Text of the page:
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Installing Git hooks

The Git version control system allows you to configure hook scripts that will be invoked when certain actions are performed. (See Git’s Customizing Git chapter for complete documentation.) The basic idea is that you create shell scripts under your .git/hooks folder with well-known names such as pre-commit, post-update, prepare-commit-msg, and so forth. If the Git client sees these scripts, it will invoke them whenever the corresponding operations are performed.

For security reasons, Git does not automatically install these scripts when you clone a repo. Instead, you must invoke a command that creates them and chmods them to be executable. Rush can automate this for you!

Configuring Rush to install a Git hook script

As an example, suppose that we want to keep our source code tidy by automatically invoking the Prettier code formatter whenever someone commits a change to Git.

Here’s how to set that up:

1. Check your Rush version. Make sure your rush.json file installs Rush 5.5.1 or newer, which introduced support for Git hooks.

2. Write the hook script. In your repo folder, create a pre-commit shell script under the “common” folder where Rush stores its configuration files. For this example, we’ll use the popular pretty-quick helper that invokes Prettier on a Git change set. (This avoids reformatting the entire code base every time someone makes a change.)

common/git-hooks/pre-commit

#!/bin/sh
# Called by "git commit" with no arguments.  The hook should
# exit with non-zero status after issuing an appropriate message if
# it wants to stop the commit.

COMMAND=common/temp/node_modules/.bin/pretty-quick

echo --------------------------------------------
echo Starting Git hook: pre-commit

if [ -f $COMMAND ]; then
  echo Invoking $COMMAND
  $COMMAND
else
  echo Command not installed: $COMMAND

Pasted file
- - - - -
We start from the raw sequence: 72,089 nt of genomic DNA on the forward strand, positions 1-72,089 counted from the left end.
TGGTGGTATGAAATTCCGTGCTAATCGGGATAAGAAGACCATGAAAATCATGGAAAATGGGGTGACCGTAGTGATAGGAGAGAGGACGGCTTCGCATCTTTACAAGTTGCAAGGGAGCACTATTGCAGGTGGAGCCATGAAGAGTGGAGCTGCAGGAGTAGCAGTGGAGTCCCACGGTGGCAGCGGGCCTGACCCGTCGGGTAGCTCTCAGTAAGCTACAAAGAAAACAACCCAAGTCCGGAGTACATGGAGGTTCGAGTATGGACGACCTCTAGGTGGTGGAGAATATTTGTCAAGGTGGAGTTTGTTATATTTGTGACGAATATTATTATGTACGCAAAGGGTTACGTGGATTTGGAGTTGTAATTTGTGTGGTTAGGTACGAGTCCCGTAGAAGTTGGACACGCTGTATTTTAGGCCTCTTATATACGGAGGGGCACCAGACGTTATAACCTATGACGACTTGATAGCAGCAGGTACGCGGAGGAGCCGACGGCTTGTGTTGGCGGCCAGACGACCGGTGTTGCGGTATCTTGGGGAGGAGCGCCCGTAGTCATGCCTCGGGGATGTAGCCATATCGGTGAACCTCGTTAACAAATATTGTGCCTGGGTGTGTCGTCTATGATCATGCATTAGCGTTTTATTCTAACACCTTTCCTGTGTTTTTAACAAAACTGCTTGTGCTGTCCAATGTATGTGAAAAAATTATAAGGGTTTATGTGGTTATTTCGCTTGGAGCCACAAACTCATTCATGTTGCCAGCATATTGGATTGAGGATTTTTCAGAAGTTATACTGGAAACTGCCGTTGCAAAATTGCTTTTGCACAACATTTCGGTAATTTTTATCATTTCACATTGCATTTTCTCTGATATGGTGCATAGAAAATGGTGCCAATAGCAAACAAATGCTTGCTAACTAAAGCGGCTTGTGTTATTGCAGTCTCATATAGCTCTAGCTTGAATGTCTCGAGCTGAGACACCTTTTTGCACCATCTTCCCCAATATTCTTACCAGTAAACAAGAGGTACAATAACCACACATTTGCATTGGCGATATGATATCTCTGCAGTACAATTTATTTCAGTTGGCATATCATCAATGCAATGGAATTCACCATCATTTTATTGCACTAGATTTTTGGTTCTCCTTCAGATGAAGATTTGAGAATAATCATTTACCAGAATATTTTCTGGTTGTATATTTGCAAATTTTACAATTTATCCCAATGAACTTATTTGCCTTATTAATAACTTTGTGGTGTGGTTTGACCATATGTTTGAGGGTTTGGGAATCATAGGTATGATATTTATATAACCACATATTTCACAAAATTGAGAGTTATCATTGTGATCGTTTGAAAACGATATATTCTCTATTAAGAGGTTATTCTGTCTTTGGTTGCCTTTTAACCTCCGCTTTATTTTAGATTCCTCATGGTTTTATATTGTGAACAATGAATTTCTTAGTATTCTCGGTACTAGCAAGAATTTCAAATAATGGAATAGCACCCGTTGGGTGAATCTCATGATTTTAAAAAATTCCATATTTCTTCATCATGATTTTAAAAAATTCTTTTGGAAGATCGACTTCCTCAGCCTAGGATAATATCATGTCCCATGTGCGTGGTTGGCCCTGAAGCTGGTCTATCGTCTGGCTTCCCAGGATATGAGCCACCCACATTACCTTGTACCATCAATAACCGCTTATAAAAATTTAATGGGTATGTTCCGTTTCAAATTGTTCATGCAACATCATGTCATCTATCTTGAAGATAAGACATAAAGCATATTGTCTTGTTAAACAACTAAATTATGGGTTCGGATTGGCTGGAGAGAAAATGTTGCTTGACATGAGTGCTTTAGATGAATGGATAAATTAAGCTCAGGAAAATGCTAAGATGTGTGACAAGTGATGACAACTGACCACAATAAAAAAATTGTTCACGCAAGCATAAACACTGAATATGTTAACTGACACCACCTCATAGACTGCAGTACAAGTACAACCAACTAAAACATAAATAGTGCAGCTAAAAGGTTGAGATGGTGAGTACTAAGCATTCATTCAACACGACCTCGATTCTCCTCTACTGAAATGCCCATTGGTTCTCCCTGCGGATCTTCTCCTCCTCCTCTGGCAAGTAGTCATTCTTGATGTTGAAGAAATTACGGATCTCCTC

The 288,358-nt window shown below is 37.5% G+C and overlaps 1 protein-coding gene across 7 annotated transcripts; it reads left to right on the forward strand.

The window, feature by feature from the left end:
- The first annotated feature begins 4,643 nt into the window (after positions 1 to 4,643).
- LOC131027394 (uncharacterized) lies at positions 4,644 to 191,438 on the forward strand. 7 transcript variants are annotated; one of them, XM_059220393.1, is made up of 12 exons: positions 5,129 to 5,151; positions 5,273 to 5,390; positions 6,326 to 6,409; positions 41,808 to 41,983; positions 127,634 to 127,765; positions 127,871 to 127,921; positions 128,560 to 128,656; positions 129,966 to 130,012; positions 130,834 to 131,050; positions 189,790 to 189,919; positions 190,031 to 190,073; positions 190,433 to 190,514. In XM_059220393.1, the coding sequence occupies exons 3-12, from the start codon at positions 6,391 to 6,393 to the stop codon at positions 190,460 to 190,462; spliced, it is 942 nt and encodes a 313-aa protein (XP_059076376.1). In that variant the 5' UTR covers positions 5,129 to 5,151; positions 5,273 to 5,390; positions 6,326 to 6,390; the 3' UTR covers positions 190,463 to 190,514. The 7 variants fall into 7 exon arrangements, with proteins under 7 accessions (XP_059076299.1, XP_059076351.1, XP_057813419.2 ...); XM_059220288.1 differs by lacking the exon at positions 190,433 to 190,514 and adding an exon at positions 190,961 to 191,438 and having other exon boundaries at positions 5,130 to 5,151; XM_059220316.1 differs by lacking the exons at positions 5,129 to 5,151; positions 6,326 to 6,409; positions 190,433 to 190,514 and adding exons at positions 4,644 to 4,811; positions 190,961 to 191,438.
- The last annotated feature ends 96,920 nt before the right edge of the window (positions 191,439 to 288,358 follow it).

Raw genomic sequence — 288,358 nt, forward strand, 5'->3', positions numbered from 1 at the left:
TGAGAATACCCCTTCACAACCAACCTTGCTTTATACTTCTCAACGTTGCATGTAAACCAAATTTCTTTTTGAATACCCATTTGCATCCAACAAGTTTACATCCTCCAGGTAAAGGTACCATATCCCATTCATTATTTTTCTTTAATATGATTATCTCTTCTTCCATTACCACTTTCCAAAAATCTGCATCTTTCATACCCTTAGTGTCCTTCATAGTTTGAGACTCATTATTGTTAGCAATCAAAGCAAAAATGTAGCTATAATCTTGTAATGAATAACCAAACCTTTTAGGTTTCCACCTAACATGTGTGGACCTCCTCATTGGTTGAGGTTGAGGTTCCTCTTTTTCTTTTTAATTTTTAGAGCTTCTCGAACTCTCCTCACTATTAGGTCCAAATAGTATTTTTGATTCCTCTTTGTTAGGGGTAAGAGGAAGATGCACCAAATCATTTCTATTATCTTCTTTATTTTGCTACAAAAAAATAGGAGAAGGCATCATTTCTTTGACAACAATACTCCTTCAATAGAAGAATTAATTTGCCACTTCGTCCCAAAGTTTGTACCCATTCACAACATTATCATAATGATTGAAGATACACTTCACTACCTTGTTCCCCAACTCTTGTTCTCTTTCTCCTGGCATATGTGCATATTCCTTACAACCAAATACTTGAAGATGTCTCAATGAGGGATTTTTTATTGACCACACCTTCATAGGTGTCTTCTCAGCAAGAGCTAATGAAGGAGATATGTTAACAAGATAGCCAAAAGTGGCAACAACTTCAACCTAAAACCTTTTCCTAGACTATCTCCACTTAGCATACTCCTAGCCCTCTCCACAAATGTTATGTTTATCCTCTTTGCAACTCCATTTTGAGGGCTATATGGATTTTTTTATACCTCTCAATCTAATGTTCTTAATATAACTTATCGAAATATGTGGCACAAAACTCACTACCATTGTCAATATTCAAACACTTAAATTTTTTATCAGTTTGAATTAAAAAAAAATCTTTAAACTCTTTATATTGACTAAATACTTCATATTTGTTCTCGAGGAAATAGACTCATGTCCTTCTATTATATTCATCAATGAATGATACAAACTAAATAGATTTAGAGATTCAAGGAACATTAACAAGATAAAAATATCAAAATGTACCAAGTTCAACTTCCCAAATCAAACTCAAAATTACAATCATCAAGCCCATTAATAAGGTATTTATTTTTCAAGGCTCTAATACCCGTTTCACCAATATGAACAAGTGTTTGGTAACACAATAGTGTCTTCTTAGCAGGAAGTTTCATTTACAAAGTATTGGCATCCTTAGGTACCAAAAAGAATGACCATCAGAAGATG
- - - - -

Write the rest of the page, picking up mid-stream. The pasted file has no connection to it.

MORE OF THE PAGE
fi

echo Finished Git hook: pre-commit
echo --------------------------------------------

3. Configure any required dependencies. The script above requires the pretty-quick NPM package, which in turn has a peer dependency on prettier. Since we’re not setting up a full tooling project with its own package.json file, we can simply add prettier and pretty-quick as Rush “preferred versions”. This will ensure that they get installed in the common/temp/node_modules folder root whenever rush install runs.

common/config/rush/common-versions.json

{
  "$schema": "https://developer.microsoft.com/json-schemas/rush/v5/common-versions.schema.json",

  "preferredVersions": {
    "prettier": "~1.15.1",
    "pretty-quick": "~1.8.0"
  }
}

4. Confirm that the hooks were installed. Run rush update, and verify that Rush copied your pre-commit script into into the .git/hooks folder of your local working folder.

Now we can try committing a change to Git. You should see our Starting Git hook: pre-commit message included in Git’s log output:

$ git commit -m "This is a test"
--------------------------------------------
Starting Git hook: pre-commit
Invoking common/temp/node_modules/.bin/pretty-quick
🔍  Finding changed files since git revision ac03c77b6.
🎯  Found 1 changed files.
✍️  Fixing up projects/test/src/TestClass.ts.
✅  Everything is awesome!
Finished Git hook: pre-commit
--------------------------------------------
[my-branch 0d4550305] test
 1 file changed, 3 insertions(+), 1 deletions(-)